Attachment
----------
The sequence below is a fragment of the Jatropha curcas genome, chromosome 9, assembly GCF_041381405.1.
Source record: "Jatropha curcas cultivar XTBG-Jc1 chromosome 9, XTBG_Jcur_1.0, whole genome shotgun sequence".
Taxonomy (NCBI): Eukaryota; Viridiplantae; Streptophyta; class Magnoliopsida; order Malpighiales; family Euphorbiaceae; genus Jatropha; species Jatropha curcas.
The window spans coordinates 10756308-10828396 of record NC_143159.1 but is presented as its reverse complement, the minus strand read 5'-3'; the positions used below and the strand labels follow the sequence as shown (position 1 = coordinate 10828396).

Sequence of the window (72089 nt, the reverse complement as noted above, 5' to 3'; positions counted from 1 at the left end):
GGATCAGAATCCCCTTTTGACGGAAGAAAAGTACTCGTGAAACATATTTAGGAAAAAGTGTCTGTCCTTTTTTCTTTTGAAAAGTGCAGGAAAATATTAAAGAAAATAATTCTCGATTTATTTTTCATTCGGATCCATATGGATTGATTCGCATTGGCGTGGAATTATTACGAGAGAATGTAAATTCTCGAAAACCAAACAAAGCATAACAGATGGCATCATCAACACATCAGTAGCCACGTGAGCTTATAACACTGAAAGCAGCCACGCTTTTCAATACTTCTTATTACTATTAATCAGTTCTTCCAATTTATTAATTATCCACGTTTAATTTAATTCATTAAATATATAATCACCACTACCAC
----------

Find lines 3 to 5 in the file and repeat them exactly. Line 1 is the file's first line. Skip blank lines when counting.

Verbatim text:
Taxonomy (NCBI): Eukaryota; Viridiplantae; Streptophyta; class Magnoliopsida; order Malpighiales; family Euphorbiaceae; genus Jatropha; species Jatropha curcas.
The window spans coordinates 10756308-10828396 of record NC_143159.1 but is presented as its reverse complement, the minus strand read 5'-3'; the positions used below and the strand labels follow the sequence as shown (position 1 = coordinate 10828396).

Sequence of the window (72089 nt, the reverse complement as noted above, 5' to 3'; positions counted from 1 at the left end):